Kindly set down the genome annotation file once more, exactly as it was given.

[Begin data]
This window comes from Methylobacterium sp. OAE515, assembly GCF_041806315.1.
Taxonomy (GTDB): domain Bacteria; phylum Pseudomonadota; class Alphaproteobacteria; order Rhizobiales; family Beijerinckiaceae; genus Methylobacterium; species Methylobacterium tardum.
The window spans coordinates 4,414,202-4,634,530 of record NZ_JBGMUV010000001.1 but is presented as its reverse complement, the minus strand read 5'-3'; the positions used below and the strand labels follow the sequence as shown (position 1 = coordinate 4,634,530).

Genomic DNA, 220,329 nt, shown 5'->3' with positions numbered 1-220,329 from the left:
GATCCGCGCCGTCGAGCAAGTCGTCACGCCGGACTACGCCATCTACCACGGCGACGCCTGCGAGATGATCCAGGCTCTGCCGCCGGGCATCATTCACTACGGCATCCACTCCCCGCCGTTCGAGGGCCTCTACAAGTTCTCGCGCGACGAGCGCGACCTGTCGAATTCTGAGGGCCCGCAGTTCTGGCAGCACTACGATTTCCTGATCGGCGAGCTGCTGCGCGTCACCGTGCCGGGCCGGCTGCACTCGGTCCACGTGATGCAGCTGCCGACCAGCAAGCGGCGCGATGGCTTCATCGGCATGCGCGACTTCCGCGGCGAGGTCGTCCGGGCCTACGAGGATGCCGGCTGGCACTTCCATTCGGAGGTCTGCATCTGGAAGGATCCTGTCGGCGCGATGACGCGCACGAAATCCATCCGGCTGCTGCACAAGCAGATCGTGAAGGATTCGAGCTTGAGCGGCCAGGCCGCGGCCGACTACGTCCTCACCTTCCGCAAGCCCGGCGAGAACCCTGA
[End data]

This window comes from Methylobacterium sp. OAE515, assembly GCF_041806315.1.
Taxonomy (GTDB): domain Bacteria; phylum Pseudomonadota; class Alphaproteobacteria; order Rhizobiales; family Beijerinckiaceae; genus Methylobacterium; species Methylobacterium tardum.
The window spans coordinates 4,414,202-4,634,530 of record NZ_JBGMUV010000001.1 but is presented as its reverse complement, the minus strand read 5'-3'; the positions used below and the strand labels follow the sequence as shown (position 1 = coordinate 4,634,530).

Genomic DNA, 220,329 nt, shown 5'->3' with positions numbered 1-220,329 from the left:
GATCCGCGCCGTCGAGCAAGTCGTCACGCCGGACTACGCCATCTACCACGGCGACGCCTGCGAGATGATCCAGGCTCTGCCGCCGGGCATCATTCACTACGGCATCCACTCCCCGCCGTTCGAGGGCCTCTACAAGTTCTCGCGCGACGAGCGCGACCTGTCGAATTCTGAGGGCCCGCAGTTCTGGCAGCACTACGATTTCCTGATCGGCGAGCTGCTGCGCGTCACCGTGCCGGGCCGGCTGCACTCGGTCCACGTGATGCAGCTGCCGACCAGCAAGCGGCGCGATGGCTTCATCGGCATGCGCGACTTCCGCGGCGAGGTCGTCCGGGCCTACGAGGATGCCGGCTGGCACTTCCATTCGGAGGTCTGCATCTGGAAGGATCCTGTCGGCGCGATGACGCGCACGAAATCCATCCGGCTGCTGCACAAGCAGATCGTGAAGGATTCGAGCTTGAGCGGCCAGGCCGCGGCCGACTACGTCCTCACCTTCCGCAAGCCCGGCGAGAACCCTGA